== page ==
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Monday, 13 October 2008
Page: 5837

Senator ABETZ (8:55 PM) —I think Senator Siewert summarised very succinctly what this Rudd government is all about. On the one hand they will say, ‘The Senate should examine legislation. We are not going to treat you like a rubber stamp.’ But then, when you identify problems, the government says, ‘You might have identified problems but pass the legislation anyway.’ It is indicative of the Rudd government saying one thing and then doing another. That has been the hallmark in the nine or 10 long months that they have been in government.

The simple fact with this legislation is that we believe there should be some degree of independence for Safe Work Australia. We believe that, as Senator Siewert has said, consultation is absolutely vital. It would be very interesting to know from the minister, in coming to the arrangement of the intergovernmental agreement, who did you consult with? I reckon it was the Labor state and territory bureaucracies.

Unfortunately the people that have the most skin in the game in this, namely the workers and the employers, are not part of the signatory block. Sure, it is an intergovernmental agreement, so they should not be on that, but it is interesting. It is a matter of great concern, I must say, when ACCI and the ACTU jointly write to us about this. Usually they oppose each other, but on this matter they have to deal with the issues of occupational health and safety not from a bureaucratic but from a practical point of view. They both have a view about extra representation—no, I withdraw the words ‘extra representation’—or maintaining the representation to the level to which they had been accustomed and were afforded by the previous coalition government.

It is interesting, isn’t it? When Rudd Labor have an opportunity to consult with those that actually deal with workplaces, who do they prefer? It is the state Labor government bureaucracies—the John Della Boscas of this world, who really know how to look after the workers, especially at Iguanas! He is the same minister that did not come, as I understand it, to one of these workplace ministerial councils. Indeed, as I understand it, state Labor ministers did not come to these Workplace Relations Ministers Council meetings on a number of occasions, so they were, in fact, not able to be held. But in all those circumstances they still wanted to shift the power to these state Labor ministers and state Labor bureaucracies at the expense of those people that actually have skin in the game.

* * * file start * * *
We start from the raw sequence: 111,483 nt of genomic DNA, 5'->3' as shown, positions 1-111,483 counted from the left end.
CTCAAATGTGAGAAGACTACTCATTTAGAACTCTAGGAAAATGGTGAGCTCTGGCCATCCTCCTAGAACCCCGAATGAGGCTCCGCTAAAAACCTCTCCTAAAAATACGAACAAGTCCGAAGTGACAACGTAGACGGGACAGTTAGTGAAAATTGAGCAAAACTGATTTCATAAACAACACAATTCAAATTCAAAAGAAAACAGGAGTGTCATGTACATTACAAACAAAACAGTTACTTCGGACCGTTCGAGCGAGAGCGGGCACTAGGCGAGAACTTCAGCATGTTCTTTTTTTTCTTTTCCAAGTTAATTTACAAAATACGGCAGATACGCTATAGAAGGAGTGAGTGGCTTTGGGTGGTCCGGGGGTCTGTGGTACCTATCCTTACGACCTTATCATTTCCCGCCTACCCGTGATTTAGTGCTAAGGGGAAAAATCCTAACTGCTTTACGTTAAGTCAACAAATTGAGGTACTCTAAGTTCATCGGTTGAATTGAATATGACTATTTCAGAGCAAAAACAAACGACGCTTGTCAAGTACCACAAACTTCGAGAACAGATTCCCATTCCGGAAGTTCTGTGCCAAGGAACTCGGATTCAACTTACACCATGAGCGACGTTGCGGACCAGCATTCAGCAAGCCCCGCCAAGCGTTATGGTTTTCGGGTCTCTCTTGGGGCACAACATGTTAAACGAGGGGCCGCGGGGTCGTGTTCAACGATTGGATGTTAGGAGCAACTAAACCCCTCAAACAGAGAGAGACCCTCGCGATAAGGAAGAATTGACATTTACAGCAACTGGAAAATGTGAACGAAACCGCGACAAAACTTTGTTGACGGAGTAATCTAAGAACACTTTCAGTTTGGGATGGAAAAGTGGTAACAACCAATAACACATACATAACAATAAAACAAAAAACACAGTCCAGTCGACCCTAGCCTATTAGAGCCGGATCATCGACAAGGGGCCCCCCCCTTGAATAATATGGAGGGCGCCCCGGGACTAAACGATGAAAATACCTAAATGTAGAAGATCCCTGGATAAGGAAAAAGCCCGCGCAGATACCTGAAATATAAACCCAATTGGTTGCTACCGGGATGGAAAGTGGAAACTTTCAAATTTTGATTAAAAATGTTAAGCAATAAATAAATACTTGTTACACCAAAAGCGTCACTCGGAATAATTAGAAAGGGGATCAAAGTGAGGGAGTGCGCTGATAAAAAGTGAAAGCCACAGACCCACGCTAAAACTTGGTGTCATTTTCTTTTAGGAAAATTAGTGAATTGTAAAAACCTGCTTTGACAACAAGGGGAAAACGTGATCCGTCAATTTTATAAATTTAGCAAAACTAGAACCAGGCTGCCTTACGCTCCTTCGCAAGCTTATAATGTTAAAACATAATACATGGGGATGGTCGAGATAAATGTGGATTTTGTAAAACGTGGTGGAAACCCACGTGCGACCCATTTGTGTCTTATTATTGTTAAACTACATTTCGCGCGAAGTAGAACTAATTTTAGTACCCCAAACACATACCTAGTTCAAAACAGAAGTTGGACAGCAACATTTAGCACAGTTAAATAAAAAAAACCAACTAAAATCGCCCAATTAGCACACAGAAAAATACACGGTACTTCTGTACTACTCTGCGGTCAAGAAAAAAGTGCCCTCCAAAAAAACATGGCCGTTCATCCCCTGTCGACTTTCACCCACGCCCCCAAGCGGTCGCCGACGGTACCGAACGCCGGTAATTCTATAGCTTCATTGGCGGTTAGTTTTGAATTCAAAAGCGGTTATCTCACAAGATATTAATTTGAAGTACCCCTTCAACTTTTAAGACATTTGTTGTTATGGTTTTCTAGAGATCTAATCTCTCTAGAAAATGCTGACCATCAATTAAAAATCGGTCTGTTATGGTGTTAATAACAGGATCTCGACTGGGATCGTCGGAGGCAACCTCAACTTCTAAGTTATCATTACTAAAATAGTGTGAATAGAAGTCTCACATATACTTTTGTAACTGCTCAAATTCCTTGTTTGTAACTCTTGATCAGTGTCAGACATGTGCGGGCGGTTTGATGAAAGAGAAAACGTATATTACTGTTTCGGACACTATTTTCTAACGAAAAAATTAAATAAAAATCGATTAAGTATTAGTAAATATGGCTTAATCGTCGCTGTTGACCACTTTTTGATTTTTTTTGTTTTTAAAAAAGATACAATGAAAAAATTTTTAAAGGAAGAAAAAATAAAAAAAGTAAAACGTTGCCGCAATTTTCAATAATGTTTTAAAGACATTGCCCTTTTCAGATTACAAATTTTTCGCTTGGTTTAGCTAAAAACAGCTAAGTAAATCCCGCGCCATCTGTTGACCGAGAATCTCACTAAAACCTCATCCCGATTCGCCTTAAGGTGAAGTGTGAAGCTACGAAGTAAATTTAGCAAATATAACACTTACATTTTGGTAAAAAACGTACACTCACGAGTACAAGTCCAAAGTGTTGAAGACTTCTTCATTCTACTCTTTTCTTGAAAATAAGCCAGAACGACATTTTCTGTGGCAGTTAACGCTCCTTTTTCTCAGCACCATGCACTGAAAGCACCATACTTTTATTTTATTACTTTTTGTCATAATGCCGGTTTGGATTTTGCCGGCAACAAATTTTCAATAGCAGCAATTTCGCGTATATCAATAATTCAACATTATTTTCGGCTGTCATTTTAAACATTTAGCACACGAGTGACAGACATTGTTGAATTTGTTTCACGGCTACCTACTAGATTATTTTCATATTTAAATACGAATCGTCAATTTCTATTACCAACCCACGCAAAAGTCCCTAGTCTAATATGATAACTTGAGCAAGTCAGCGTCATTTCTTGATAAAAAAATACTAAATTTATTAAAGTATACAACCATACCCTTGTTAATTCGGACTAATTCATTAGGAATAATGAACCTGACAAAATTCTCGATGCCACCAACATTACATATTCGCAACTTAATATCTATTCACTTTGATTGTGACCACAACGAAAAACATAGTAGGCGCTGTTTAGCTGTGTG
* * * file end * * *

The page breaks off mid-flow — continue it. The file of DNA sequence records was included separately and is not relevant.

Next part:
Those that have skin in the game are the workers and those who provide the work. The most representative body of the organised workforce in Australia is, of course, the ACTU. From the employer point of view, according to the ILO at least, it is ACCI. It is difficult making choices, but at least there is some objective test—which previously has been alluded to in Senator Xenophon’s amendment—which we believe is preferable to the minister playing favourites, because then the appointees and the organisations that are allowed to appoint or recommend people do not have to worry about their conduct and their vote for future reappointment et cetera.

It is the same with this Greens amendment dealing with strategic and operational plans that seeks to delete these words from clause 26, ‘Division 4 allows the Ministerial Council to direct Safe Work Australia to amend either of the final plans.’ What we have is supposedly an independent body that will help make all these decisions but, just in case they get it wrong, they need the John Della Boscas of this world to be sitting around the table to make sure that all their mates are looked after, that all the ducks are in a row and that things are in order. If you want a genuine occupational health and safety reform agenda in this country you have to ensure that that sort of tactic is not employed. I think the Greens amendment in relation to what is being proposed is an appropriate amendment, and we as an opposition will be supporting it.